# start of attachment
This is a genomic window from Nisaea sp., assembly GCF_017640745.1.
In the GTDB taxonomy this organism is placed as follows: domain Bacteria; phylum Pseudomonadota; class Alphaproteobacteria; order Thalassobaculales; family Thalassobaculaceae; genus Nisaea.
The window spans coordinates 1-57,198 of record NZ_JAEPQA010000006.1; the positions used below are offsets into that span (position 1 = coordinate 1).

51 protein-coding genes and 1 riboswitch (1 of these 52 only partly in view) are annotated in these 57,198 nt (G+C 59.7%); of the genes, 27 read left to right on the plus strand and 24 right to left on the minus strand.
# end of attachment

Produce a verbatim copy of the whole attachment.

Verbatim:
This is a genomic window from Nisaea sp., assembly GCF_017640745.1.
In the GTDB taxonomy this organism is placed as follows: domain Bacteria; phylum Pseudomonadota; class Alphaproteobacteria; order Thalassobaculales; family Thalassobaculaceae; genus Nisaea.
The window spans coordinates 1-57,198 of record NZ_JAEPQA010000006.1; the positions used below are offsets into that span (position 1 = coordinate 1).

51 protein-coding genes and 1 riboswitch (1 of these 52 only partly in view) are annotated in these 57,198 nt (G+C 59.7%); of the genes, 27 read left to right on the plus strand and 24 right to left on the minus strand.